Volvo Cars to launch UK’s largest and most ambitious autonomous driving trial

Volvo Cars, the premium car maker, is to begin the UK’s most ambitious autonomous driving trial next year to speed up the introduction of a technology that promises to massively reduce car accidents as well as free up congested roads and save drivers valuable time.

The Swedish company, whose name has been synonymous with automotive safety ever since it invented the three-point seatbelt in 1959, is pioneering the development of autonomous driving (AD) systems globally as part of its commitment that no one will be seriously injured or killed in a new Volvo by the year 2020.

“Autonomous driving represents a leap forward in car safety,” said Håkan Samuelsson, president and chief executive of Volvo Cars. “The sooner AD cars are on the roads, the sooner lives will start being saved.”

Mr Samuelsson will make his comments at a seminar sponsored by Volvo and Thatcham, the insurance industry’s research organisation, in London on May 3 entitled ‘A Future with Autonomous Driving Cars – Implications for the Insurance Industry’ at the America Conference Centre in London.


Read Full Story

Zindaba Soko liked this post

Police across Europe prepare for latest speed enforcement marathon

POLICE OFFICERS across Europe are preparing for their latest “Speed Marathon”, taking place from 0600 on Thursday 21 April to 0600 on Friday 22 April. The 24-hour initiative forms part of TISPOL’s week-long speed enforcement operation, running from Monday 18 to Sunday 24 April.

The Speed Marathon concept was devised two years ago in the German federal state of North Rhine-Westphalia. Here, members of the public have once again been invited to vote on the locations where they would like speed enforcement measures to take place.

TISPOL President Aidan Reid comments: “Our forthcoming speed enforcement activity is all about prevention. We want drivers to think about the speeds they choose; speeds which are both legal and appropriate for the conditions. By doing so, they will be reducing the risks they face and the risks they pose to other road users.

“That’s why we encourage participating countries and police forces to publish information about the precise locations of speed checkpoints in advance. We want to get into the heads of drivers, not their purses.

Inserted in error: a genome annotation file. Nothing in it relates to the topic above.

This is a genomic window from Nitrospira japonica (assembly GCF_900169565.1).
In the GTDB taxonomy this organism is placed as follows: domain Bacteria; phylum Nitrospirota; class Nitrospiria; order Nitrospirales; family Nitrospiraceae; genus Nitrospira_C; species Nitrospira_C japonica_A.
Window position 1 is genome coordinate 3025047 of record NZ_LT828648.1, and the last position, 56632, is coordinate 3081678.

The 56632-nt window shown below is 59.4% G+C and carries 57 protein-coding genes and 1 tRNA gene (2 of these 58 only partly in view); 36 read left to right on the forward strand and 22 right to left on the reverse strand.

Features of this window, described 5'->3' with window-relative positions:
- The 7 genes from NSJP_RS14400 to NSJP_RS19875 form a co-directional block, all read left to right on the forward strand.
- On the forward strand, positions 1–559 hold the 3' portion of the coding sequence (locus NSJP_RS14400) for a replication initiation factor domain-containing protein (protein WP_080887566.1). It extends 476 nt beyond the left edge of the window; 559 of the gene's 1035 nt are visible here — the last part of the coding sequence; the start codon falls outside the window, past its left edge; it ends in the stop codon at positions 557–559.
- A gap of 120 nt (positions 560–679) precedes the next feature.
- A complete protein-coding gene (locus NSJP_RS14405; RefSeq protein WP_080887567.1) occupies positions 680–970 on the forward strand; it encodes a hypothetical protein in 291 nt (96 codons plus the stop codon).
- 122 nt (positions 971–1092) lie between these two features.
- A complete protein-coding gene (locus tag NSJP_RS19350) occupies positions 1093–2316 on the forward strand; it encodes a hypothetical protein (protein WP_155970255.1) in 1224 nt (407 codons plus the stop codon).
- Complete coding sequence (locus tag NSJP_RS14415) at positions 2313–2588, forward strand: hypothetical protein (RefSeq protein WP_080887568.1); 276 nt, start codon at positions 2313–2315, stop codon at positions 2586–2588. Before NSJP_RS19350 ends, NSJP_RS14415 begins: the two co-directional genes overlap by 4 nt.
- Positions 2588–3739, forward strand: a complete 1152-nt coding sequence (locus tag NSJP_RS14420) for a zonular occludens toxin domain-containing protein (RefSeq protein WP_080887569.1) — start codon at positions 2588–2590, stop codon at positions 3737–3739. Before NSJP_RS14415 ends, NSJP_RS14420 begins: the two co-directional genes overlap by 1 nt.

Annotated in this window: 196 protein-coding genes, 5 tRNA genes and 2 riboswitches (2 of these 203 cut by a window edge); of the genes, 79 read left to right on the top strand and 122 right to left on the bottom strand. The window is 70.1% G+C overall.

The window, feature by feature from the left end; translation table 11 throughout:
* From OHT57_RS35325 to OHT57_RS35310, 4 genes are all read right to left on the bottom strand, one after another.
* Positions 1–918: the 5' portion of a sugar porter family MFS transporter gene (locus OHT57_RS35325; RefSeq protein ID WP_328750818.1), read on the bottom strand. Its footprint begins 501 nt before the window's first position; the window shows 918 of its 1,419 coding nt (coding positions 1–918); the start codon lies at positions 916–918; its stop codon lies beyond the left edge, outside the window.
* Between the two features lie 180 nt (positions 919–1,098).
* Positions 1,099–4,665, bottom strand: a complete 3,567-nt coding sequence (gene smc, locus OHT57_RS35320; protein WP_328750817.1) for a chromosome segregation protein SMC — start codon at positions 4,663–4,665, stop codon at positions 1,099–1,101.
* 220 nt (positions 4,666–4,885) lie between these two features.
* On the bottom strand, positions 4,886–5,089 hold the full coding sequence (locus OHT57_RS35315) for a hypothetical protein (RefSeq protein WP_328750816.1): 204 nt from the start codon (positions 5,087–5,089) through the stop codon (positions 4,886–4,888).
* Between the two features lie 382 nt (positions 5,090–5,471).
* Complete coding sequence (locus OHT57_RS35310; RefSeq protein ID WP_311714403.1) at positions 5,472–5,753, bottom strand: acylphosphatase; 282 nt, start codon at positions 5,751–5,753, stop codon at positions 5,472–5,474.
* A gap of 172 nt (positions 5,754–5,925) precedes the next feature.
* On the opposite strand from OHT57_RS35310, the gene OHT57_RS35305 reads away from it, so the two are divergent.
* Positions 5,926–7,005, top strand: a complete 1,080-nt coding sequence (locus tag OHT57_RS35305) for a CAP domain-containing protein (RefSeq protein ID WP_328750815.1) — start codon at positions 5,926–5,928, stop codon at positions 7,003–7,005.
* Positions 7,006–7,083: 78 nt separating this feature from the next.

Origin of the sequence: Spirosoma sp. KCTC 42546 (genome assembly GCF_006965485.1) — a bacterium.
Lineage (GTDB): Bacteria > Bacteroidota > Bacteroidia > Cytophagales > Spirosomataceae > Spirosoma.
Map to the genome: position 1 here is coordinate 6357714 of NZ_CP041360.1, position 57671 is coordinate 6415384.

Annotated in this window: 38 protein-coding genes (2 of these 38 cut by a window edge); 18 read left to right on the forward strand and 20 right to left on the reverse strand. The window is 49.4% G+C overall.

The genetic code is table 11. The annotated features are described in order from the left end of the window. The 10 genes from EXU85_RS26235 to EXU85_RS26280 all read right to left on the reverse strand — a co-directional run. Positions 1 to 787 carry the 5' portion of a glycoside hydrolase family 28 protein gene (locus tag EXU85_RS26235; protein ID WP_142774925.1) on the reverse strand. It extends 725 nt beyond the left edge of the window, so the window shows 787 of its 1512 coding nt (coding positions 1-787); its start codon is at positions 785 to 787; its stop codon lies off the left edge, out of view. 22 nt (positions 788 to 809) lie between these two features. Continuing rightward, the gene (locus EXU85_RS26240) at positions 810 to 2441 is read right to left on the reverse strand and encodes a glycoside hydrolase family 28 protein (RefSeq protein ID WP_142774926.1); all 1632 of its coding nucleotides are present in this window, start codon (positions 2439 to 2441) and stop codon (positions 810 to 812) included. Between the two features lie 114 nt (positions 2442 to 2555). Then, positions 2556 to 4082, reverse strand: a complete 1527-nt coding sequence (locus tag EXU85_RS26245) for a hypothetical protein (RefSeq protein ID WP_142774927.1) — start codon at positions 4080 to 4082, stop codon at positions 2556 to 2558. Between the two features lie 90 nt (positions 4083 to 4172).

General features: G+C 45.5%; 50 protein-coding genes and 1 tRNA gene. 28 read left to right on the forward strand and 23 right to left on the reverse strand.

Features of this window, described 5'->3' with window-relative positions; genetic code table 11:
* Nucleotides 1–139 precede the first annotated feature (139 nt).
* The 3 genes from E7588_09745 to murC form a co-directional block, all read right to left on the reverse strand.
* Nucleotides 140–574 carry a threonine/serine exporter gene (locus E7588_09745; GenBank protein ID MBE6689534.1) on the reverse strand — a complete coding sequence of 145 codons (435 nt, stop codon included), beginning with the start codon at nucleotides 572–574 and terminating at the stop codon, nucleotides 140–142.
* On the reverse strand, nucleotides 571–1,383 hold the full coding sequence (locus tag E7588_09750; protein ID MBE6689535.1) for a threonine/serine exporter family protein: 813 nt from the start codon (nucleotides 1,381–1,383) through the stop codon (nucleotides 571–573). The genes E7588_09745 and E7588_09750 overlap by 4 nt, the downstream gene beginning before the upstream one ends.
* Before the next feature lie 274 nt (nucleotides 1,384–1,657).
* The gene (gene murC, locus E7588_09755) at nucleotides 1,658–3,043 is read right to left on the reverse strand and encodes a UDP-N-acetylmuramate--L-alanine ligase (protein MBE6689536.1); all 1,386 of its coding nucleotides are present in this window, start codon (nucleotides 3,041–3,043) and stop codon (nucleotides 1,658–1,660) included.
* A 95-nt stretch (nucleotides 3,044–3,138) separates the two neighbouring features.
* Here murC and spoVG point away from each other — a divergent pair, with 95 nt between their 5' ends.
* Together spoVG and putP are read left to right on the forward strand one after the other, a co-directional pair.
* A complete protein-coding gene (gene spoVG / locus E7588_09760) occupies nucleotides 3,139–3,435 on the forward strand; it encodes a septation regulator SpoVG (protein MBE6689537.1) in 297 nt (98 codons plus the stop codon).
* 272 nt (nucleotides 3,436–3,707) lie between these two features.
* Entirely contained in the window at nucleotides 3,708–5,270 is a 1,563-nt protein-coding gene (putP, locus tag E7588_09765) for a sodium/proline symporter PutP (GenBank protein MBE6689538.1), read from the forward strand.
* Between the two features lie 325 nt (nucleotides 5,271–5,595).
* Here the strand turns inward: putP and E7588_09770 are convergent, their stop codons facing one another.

“Illegal and/or inappropriate speed is the single biggest factor fatal road collisions. That’s why police officers take action against drivers who fail to comply with speed limits. The 24-hour speed marathon is one component in our strategy for reducing casualties, and making Europe’s roads safer.”

Quick facts about last year’s speed marathon:

  • In Germany, 13,000 officers were involved at 7,000 speed checkpoints, most requested by members of the public.
  • Estonia, Latvia, Lithuania and Finland conducted joint speed checks and border security controls along the ‘Via Baltica’.
  • In Serbia, 1,000 officers were involved in speed controls during the marathon.
  • A total of 90 speed checkpoints in Cyprus were chosen for the marathon.

Road deaths in the EU increased slightly in 2015

indexThe number of road deaths in the EU increased slightly in 2015, according to new figures released by the European Commission.

The figures, published on on 31 March, show that during 2015 there were 26,000 deaths, up from 25,900 in 2014, and back to the same number recorded in 2013.

In addition, the Commission estimates that 135,000 people were seriously injured, with the ‘social cost’ of road fatalities and injuries predicted to be ‘at least €100bn’.

The EU has called the ‘stagnation’ in progress ‘alarming’.

The average fatality rate across the EU in 2015 was 51.5 road deaths per 1m inhabitants, a rate which has remained largely unchanged in the past two years. In the UK, that rate reduced by 1%, while Ireland saw a 15% fall. At 27%, the biggest increase was in Cyprus.

2015 was the first time since 2011, when the Commission set out its Road Safety Programme, that the number of fatalities rose across the EU. The programme aims to cut road deaths in Europe by half between 2011 and 2020.

The commission says the slowdown, which follows a significant reduction of 8% in 2012 and 2013, is due to several contributing factors including a ‘higher interaction between unprotected and motorised road users’.

Violeta Bulc, EU commissioner for transport, said: “We have achieved impressive results in reducing road fatalities over the last decades but the current stagnation is alarming.